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This multidisciplinary, inquiry-based project is based on a research problem related to prairie grasses and forbs. The open-ended problem lends itself to a variety of investigatory directions and is appropriate for students at all ability levels.
Introduction to Research:
SIMply Praire is a student research project that has the potential to link classrooms in areas where the prairie once flourished. Students develop research questions with a special focus on the prairie plant population. To answer these questions students conduct a research study collecting data from a prairie plot and comparing their data with data from other native and/or reconstructed prairie plots. Students publish their data and their research study on the SIMply Prairie Website. As the project matures we expect classes will collaborate with other classes on joint research studies. The student data will be available to research scientists who encourage students to take an active interest in preserving and recreating native North American prairies.
Teachers guide the student research study using the SIMply Prairie Website as the organizing structure. The student homepage includes a letter from Fermilab researchers (the hook or invitation to learn) and links that support the research.
(SIMply Prairie is based on our experiences with an instructional unit created by midlevel teachers so that students can conduct field studies in the Fermilab prairie. An online sampler of these materials contain general information about Fermilab's prairie and five student activities including quadrat studies.)
- Online Resources - Web links
- Investigation - Information for students to proceed and the teacher to act as facilitator
- Assessment - Prairie rubric and link to research rubrics
- Quadrat Study - Information includes background, skill development activities, access to other data and how to report data.
- Fermilab Prairie Online Data Resources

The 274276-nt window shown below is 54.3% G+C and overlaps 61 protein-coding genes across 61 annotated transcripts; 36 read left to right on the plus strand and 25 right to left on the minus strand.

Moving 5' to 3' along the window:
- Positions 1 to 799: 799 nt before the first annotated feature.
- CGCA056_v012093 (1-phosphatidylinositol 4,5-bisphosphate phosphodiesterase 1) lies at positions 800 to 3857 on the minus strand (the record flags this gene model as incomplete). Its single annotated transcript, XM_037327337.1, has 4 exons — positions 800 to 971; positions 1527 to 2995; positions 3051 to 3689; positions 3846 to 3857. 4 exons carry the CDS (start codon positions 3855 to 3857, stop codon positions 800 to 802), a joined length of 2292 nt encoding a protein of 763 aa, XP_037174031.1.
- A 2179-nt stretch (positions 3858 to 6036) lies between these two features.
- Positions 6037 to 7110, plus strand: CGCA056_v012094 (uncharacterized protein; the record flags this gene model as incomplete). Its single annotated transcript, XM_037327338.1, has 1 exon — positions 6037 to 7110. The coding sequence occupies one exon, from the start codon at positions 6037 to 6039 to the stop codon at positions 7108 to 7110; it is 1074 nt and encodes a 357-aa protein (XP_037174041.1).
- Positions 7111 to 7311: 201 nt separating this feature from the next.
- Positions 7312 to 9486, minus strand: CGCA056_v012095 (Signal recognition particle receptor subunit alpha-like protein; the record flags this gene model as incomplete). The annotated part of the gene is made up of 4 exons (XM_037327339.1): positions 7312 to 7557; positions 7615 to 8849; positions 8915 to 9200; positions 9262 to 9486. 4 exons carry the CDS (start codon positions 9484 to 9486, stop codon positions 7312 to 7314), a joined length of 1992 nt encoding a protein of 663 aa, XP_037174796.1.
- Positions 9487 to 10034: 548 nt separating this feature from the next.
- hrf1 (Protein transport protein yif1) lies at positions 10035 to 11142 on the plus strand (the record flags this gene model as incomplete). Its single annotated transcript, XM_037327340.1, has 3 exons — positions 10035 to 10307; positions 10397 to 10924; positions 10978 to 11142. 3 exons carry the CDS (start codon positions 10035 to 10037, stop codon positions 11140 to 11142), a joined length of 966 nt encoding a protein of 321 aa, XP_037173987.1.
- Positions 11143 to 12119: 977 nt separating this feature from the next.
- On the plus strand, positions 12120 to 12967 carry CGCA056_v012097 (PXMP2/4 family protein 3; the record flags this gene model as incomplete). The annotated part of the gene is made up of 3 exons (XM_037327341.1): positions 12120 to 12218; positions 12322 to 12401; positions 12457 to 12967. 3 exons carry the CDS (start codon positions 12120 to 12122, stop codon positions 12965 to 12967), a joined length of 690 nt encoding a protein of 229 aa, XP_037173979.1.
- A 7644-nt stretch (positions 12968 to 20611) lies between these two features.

Learner Outcomes: Students will know and be able to:
Fermilab is interested in a student research study on plant populations in native and restored prairies. Students will conduct quadrat studies, counting the number and kind of plants in a square meter, at a nearby prairie site, and we will serve the data on the World Wide Web as part of this study. Students can compare their data with data contributed by other groups to answer interesting research questions about the prairie. As part of their study, students might also want to look at Fermilab (and other) data on birds and insects (coming soon). Also, some Fermilab students collect abiotic data--soil temperature and moisture, air temperature and humidity, and wind and light conditions--when they collect the quadrat data. It is also interesting to learn what the prairie meant to the Native Americans and the settlers. And Fermilab maintains a bison herd.
The product of the student research study includes publication of their data and a description of their study on the SIMply Prairie Website. Teachers may opt for additional local reports or presentations.
We provide a prairie rubric to assess the learner outcomes above. NTEP provides other research rubrics that you may use with any of the projects. In addition, at the beginning of the unit you may set guidelines for assessing daily work, for example, through a student journal.